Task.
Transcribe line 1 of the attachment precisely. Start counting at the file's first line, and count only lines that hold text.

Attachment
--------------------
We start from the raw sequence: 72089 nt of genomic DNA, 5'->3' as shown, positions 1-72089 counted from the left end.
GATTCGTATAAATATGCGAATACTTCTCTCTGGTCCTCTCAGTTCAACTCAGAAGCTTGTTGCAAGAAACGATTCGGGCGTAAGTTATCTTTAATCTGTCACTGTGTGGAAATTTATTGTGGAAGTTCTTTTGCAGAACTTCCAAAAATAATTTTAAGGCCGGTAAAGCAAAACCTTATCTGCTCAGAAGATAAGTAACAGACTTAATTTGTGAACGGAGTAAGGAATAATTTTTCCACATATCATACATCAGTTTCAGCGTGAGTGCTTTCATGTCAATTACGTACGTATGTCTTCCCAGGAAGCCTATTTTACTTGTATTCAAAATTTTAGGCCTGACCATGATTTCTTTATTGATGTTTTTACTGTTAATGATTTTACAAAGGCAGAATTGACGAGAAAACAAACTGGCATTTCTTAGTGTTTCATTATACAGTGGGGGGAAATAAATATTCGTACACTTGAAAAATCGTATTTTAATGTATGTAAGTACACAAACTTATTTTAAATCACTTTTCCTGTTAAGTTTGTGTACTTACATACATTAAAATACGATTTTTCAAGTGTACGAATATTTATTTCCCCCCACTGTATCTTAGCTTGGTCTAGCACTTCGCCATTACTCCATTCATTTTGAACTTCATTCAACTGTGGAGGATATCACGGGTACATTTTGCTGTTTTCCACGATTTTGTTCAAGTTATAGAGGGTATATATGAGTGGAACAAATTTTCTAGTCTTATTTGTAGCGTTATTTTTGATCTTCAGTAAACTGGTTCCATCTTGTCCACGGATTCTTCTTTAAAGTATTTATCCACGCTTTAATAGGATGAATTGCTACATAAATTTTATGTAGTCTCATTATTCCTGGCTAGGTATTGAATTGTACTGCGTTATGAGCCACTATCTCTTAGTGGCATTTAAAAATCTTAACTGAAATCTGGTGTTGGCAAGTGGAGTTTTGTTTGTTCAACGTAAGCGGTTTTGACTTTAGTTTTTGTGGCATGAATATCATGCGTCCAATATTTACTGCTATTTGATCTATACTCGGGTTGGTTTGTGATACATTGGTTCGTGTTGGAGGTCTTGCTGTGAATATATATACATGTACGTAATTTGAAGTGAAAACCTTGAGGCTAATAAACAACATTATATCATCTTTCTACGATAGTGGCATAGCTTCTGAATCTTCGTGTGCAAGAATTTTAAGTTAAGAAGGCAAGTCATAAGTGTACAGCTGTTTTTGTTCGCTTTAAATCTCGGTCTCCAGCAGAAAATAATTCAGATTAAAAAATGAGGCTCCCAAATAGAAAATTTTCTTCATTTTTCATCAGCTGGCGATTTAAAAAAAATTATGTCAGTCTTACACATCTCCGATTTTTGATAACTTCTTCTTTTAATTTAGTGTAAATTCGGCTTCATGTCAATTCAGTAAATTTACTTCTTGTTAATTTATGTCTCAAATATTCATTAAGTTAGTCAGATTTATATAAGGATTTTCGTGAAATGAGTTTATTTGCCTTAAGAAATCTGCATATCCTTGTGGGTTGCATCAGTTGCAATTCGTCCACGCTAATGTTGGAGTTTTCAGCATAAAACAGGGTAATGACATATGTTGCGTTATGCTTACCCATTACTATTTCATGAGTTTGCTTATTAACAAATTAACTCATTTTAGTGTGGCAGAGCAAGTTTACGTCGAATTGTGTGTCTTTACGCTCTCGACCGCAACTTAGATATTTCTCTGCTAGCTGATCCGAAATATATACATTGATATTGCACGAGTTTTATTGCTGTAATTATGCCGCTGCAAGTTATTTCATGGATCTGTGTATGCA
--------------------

We start from the raw sequence: 72089 nt of genomic DNA, 5'->3' as shown, positions 1-72089 counted from the left end.